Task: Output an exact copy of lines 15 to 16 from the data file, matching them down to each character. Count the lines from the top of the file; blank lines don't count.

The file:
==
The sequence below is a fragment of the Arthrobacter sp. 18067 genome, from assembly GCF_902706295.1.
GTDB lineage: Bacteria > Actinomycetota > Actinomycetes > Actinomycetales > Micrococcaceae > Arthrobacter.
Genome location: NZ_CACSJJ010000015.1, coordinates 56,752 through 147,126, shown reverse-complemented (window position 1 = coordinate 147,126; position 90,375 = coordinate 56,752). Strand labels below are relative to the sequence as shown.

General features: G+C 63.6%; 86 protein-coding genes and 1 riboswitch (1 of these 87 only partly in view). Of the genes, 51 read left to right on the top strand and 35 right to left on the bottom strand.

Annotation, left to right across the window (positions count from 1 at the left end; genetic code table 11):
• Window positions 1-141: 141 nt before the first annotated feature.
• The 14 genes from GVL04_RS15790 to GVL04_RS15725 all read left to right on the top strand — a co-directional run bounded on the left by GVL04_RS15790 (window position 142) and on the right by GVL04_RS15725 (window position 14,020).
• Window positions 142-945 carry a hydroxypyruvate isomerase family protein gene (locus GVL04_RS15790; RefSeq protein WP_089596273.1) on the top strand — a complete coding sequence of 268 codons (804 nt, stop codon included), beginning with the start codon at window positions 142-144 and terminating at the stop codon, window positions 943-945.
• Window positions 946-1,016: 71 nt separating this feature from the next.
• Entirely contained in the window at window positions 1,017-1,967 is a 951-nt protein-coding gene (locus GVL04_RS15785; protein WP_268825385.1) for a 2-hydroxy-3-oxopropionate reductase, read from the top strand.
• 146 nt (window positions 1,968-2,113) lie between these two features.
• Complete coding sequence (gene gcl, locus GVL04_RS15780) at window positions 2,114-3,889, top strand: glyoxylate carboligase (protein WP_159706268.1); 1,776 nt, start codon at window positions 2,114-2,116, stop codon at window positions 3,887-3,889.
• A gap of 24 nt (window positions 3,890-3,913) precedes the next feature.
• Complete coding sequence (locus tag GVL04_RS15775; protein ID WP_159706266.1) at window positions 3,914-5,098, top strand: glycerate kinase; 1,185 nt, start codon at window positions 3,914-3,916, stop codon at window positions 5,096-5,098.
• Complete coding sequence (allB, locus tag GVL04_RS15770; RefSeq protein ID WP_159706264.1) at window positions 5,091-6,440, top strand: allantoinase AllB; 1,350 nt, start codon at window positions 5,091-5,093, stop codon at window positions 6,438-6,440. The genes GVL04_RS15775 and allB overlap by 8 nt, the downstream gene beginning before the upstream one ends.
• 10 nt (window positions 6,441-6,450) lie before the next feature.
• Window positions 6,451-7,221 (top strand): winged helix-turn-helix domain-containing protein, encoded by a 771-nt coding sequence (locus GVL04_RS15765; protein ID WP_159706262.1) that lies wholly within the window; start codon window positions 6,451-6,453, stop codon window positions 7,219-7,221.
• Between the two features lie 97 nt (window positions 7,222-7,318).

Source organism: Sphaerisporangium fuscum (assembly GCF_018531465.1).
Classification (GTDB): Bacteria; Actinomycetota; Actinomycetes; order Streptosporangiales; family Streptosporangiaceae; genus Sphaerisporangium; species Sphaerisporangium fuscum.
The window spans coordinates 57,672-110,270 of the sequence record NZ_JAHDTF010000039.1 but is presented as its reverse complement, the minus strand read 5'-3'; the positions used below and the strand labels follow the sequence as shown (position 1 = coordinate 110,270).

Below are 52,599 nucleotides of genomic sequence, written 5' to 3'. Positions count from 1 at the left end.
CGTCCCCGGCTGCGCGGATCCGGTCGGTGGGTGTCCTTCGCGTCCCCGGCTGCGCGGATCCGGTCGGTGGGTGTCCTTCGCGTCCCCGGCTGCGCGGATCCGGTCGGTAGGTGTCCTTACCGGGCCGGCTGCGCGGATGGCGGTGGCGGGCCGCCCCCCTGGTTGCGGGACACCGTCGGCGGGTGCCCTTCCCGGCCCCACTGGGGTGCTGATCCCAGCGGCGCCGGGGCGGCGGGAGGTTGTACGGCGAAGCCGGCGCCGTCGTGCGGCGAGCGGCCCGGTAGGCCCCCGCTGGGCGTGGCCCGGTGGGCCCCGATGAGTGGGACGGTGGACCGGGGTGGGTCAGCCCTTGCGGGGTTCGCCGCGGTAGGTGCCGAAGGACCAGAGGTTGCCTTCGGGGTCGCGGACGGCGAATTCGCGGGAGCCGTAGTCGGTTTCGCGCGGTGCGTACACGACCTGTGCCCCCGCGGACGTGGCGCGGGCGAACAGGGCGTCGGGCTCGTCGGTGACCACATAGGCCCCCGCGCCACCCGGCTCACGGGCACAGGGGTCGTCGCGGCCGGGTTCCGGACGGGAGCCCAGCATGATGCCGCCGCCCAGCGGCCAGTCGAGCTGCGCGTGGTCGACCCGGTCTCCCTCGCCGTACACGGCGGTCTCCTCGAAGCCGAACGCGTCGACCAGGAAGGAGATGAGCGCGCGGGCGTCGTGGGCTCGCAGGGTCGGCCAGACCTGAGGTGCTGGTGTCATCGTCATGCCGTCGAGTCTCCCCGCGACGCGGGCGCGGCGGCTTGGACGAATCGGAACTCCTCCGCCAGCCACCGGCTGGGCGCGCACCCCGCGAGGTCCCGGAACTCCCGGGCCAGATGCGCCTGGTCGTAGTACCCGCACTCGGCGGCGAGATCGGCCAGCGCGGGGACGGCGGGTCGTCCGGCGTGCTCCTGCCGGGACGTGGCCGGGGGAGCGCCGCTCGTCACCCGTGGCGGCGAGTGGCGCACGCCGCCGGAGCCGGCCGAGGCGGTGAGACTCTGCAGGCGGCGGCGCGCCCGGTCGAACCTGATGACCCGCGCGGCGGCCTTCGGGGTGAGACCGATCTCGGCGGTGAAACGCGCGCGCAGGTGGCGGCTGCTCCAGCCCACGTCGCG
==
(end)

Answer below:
• Complete coding sequence (allB, locus tag GVL04_RS15770; RefSeq protein ID WP_159706264.1) at window positions 5,091-6,440, top strand: allantoinase AllB; 1,350 nt, start codon at window positions 5,091-5,093, stop codon at window positions 6,438-6,440. The genes GVL04_RS15775 and allB overlap by 8 nt, the downstream gene beginning before the upstream one ends.
• 10 nt (window positions 6,441-6,450) lie before the next feature.